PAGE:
They should probably make teacher appreciation day at the start of the year, not in the middle or the end, because I don’t know a parent who is not thrilled to be able to get their kid out of the house again and back to school this upcoming week. But the truth is that while we like to think our kids are being educated in school and we pay a lot of money for whatever they do there, the main education of any child comes from seeing what parents do at home. The Tiferes Banim interprets the pasuk in the parsha of ben sorer u’moreh, “ainenu shome’a b’kol aviv u’bkol imo,” that if the child does not hear the voice of his parents davening, learning, etc. then “v'yisru oso v’lo yishma aleihem,” when they rebuke him and tell him that he has to learn, he has to daven, etc., he is not going to listen. Why should he listen to their speeches about what he should do if they behave differently themselves?
My two additional cents: the Ohr haChaim in parshas Braishis distinguishes between the word “kol,” which refers to tone of voice, and words like “dibur” or “amira,” which refer to what is actually said. When Adam is chastised, “Ki Shamata b’kol ishtecha…,” Hashem was telling him that the reason he was led astray is because he paid attention to the enticing voice Chavah had used, the way she spoke. Had he paid attention only to the words only, he would have recognized that they contradicted Hashem’s instructions. “Hakol kol Ya’akov” means that Yitzchak recognized the tone of voice as that of Ya’akov and not Eisav. Similarly, perhaps “ainenu shome’a b’kol aviv u’bkol imo,” (it could have just as easily said, “ainenu shomea l’kol aviv v’imo”) means that the ben sorer u’moreh is not hearing any instruction given in the tone of voice of a parent. There are parents who instead of speaking like parents speak like taskmasters (they are authoritarian instead of authoritative, as the psychology books put it). And on the other extreme, daughter #2 yesterday explained a certain phrase to me and then added that “It’s not how a parent would say it.” I’m glad she recognizes the difference, but there are parents who don’t and prefer to speak like teenagers or friends. “Ainenu shome’a b’kol aviv u’b’kol imo” – the ben sorer u’moreh is not hearing a father’s voice, a mother’s voice. He hears words, but hearing words alone without hearing them expressed in the proper tone and nuance -- that of a parent -- are not enough.
The gemara (Nedarim 81) writes that the Chachamim and Nevi’im could not understand why the churban happened until Hashem himself revealed the reason. The gemara darshens the double-language of the pasuk in Yirmiyahu (9:12) “V’lo shamu b’koli v’lo halchu bah” and asks isn’t “lo shamu b’koli” the same as “lo halchu bah?” The gemara answers that the extra language reveals that the sin that caused the churban was the failure to recite birchas haTorah. Ran explains that the lack of bracha shows that the learning lacked any feeling of lishma (see also Maharal in the intro to Tiferes Yisrael). How do Chazal get that lesson from the pasuk? If you will forgive me (it’s aggadita, so I'll take greater license) for learning differently than the Ran, I would suggest that the derasha comes from the words “lo sham’u b’koli,” not "lo halchu bah" as he learns. “Kol,” again, is about the tone, not the words. Klal Yisrael was not guilty of not learning. There was learning galore – but the tone was wrong, the feeling was wrong. The Rambam compares the relationship one should have with Hashem to the relationship between a husband and wife. It’s not just what a husband says to a wife, or vice versa, that is different than conversations had with others, but the whole tone of how they communicate with each other is different. That's what was missing in the relationship between Hashem and Klal Yisrael at the time of the churban (see also Netziv on the words “ainenu shome’a b’kol aviv ub’kol imo” as referring to Torah.)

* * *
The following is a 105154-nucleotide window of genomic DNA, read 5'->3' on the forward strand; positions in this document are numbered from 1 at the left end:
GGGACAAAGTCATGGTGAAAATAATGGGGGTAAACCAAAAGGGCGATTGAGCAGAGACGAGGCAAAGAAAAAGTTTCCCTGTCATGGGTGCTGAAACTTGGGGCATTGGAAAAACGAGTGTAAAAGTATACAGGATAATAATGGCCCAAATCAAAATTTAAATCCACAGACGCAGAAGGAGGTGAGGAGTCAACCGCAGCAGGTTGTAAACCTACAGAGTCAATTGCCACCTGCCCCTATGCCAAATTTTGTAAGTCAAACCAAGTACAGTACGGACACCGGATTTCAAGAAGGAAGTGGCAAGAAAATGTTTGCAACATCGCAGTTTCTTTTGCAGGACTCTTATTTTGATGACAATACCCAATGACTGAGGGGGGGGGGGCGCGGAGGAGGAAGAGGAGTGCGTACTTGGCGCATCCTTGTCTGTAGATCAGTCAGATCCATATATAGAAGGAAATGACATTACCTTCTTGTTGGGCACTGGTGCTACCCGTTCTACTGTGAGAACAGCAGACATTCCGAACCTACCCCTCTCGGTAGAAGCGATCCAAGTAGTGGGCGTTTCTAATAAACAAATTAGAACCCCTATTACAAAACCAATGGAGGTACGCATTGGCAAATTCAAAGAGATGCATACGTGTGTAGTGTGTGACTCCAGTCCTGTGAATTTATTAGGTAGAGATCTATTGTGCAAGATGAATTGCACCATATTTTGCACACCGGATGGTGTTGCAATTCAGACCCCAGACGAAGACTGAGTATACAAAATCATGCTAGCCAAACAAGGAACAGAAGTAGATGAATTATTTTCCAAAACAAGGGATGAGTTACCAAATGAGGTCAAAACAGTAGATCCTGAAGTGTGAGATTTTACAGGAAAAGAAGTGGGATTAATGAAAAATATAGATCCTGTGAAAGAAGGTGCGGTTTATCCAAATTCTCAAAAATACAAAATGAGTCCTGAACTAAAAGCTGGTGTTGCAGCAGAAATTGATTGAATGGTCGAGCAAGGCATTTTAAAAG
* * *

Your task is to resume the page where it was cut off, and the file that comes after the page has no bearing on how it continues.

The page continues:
Why is the ben sorer u’moreh punished so severely? Chazal ask, “For eating a tartimor of meat and drinking a half a lug of Italian wine a father and mother should bring their child to get sekilah?!” The gemara in the name of R’ Shimon concludes that the parsha never happened – it’s an impossibility. It was only written only to give us extra schar for learning Torah (and the meforshim discuss why this parsha in particular is given for schar; in theory any number of imaginary laws could be given for the same reason.) The Ibn Ezra interestingly does justify the killing of the ben sorer u’moreh. He explains that a life of running after indulgences and constant drink is “k’mo apikores,” a very striking statement. Not, as Rashi explains, that such a lifestyle will lead to greater crimes, but that the lifestyle of the ben sorer u’moreh is itself a crime (see also Ramban).
If the Ibn Ezra’s moral intuition is right, then why doesn't R' Shimon say the same thing? Why doesn’t he answer that the ben sorer u’moreh is deserving of what he gets because he is an apikores? I think the answer is that Chazal and the Ibn Ezra are asking two different questions. The Ibn Ezra’s focus is on what the ben sorer u’moreh did wrong – why he is morally culpable. The question Chazal are asking is not how or why the ben sorer u’moreh deserves to be punished so severely, but rather how in the world could there be parents who would bring their own child to such a fate. That is the point which Chazal found so unbelievable. “Bneinu zeh sorer u’moreh…” The Alshich reads the extra word “bneinu” as an admission of guilt on the part of the parents – it’s our child, and therefore, our fault. I would suggest that it can be read as a message of acceptance – true, this is a sorer u’moreh, but it’s still “bneinu,” our child. It’s the incongruity of those feelings with the rest of the pasuk that make this parsha unfathomable.